Manpower Minister Lim Swee Say said doing so could actually be worse for workers as it means that companies can terminate their employees' services earlier.

The other challenge that comes with an ageing population, said Mr Tharman, is healthcare, which has to be humane, affordable and convenient for people.

For instance, studies abroad have shown that less than 20 per cent of the time a person spends visiting a clinic or hospital is spent seeing the doctor, said Mr Tharman. The rest of the time is spent on travelling, queueing and waiting, and this is especially inconvenient for an older person with disability.

Telemedicine then, said Mr Tharman, is a huge opportunity for cities to tap so that seniors at home have peace of mind, knowing they have a nurse or doctor to get advice from.

In closing, Mr Tharman said innovation is going to be a source of inclusivity. "It is not a contradiction to say that we want a highly innovative society and open society as well as an inclusive society."

Technological advances can mitigate effects of urbanisation: DPM Tharman
By Liyana Othman, Channel NewsAsia, 11 Jul 2016

Cities around the world have one common challenge: To ensure that they are liveable, inclusive and sustainable places, Deputy Prime Minister Tharman Shanmugaratnam said on Monday (Jul 11).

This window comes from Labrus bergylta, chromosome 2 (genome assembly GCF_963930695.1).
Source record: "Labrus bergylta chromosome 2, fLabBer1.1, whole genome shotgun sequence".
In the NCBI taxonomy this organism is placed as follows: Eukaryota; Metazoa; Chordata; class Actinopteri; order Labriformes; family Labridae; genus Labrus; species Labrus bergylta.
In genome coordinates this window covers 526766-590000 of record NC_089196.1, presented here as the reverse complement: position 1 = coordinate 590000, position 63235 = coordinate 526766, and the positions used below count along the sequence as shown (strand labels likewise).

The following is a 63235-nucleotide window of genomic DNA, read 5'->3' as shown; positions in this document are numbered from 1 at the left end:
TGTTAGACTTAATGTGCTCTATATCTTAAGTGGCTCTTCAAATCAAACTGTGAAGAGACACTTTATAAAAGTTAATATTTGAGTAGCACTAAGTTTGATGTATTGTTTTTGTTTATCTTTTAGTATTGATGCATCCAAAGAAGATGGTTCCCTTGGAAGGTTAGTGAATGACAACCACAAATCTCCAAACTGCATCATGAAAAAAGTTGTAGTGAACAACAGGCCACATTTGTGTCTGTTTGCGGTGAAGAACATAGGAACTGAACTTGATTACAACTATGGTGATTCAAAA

As more people move into urban areas, cities will get larger, and increasing economic activities will continue to take in large amounts of energy which, in turn, generate greenhouse gas emissions, all of which will feed into the global climate change problem. But with technological innovations, Mr Tharman said there are ways to mitigate the effects.

“The whole industry of carbon capture and storage, the whole industry of energy efficiency is taking off. The technologies now make it possible in a way that it didn’t. Even in Singapore today," Mr Tharman said at the joint World Cities Summit, Singapore International Water Week and CleanEnviro Summit held here.

"Our industrial structure does have high energy consumption industries and carbon dioxide emitting industries. And our goal is not to tell them to get out - our goal is to tell them to be leaders in the field of energy efficiency, and producing of carbon emissions, and technology allows this to be possible," he added.